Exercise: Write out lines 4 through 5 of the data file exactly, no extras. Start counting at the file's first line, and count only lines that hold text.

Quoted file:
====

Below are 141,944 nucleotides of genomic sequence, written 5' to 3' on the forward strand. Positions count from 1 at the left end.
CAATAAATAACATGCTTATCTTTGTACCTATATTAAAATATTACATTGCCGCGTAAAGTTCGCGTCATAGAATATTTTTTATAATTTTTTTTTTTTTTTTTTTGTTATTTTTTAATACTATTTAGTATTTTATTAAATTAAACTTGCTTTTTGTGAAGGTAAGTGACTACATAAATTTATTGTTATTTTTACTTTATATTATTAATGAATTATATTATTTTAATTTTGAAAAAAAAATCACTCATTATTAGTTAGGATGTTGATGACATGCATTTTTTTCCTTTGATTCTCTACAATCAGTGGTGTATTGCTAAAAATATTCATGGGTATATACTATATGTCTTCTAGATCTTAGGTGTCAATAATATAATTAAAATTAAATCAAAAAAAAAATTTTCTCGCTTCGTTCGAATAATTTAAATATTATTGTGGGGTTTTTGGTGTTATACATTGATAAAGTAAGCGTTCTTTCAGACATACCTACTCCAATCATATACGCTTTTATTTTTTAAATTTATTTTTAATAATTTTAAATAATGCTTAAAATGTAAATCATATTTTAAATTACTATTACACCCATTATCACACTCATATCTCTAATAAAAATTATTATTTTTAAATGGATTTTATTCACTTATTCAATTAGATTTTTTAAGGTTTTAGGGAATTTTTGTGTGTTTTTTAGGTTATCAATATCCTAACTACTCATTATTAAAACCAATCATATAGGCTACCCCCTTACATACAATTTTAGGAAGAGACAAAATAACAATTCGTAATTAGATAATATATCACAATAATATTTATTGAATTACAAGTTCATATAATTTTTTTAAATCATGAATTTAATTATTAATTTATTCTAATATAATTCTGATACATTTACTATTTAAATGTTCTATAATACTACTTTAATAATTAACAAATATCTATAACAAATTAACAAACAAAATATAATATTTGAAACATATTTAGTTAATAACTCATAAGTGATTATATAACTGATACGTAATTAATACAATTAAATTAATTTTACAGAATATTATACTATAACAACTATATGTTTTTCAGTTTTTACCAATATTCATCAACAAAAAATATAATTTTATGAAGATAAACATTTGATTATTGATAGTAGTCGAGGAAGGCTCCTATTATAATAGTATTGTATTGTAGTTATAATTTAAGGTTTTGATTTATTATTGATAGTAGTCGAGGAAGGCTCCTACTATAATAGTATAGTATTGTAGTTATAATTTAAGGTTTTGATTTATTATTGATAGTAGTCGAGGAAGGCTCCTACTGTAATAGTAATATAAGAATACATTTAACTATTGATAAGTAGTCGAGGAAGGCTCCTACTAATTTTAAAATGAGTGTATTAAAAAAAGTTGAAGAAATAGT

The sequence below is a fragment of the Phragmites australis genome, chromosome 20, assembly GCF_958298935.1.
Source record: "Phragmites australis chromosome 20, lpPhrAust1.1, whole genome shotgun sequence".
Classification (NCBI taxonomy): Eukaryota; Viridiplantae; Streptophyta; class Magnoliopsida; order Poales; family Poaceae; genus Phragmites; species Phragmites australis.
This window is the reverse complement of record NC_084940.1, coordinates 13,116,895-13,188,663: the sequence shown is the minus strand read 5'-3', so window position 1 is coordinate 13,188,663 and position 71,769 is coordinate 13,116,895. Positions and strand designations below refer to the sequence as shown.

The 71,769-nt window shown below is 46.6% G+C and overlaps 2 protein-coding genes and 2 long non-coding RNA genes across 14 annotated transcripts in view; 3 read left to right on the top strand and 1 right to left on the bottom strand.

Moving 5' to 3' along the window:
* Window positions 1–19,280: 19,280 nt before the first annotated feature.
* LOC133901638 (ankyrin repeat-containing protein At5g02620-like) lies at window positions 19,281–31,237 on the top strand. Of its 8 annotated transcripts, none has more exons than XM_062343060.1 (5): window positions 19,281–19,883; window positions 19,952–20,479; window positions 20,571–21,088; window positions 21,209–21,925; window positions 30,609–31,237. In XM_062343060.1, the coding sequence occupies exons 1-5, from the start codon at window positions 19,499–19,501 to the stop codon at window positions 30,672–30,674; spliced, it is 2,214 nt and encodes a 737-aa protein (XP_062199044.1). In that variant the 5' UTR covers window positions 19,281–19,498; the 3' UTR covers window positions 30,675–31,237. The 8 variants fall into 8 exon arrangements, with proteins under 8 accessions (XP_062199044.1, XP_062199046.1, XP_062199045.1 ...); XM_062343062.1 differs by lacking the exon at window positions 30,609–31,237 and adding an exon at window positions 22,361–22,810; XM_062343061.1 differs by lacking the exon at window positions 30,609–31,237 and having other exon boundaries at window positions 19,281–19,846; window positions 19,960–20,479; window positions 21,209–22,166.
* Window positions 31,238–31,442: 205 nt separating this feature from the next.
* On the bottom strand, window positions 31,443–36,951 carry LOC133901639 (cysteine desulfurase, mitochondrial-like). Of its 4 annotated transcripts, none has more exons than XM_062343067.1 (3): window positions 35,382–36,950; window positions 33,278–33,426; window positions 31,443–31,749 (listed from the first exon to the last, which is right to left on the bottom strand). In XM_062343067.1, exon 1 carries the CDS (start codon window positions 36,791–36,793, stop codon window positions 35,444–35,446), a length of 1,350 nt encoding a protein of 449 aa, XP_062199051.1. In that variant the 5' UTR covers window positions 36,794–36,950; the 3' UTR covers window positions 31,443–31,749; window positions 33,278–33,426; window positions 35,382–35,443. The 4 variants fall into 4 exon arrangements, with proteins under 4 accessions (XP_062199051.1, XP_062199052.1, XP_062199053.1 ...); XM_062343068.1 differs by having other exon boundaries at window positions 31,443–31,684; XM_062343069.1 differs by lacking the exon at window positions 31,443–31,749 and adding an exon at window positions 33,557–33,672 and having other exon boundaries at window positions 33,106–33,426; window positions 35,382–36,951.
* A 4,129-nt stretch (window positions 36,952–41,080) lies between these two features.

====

Source record: "Phragmites australis chromosome 20, lpPhrAust1.1, whole genome shotgun sequence".
Classification (NCBI taxonomy): Eukaryota; Viridiplantae; Streptophyta; class Magnoliopsida; order Poales; family Poaceae; genus Phragmites; species Phragmites australis.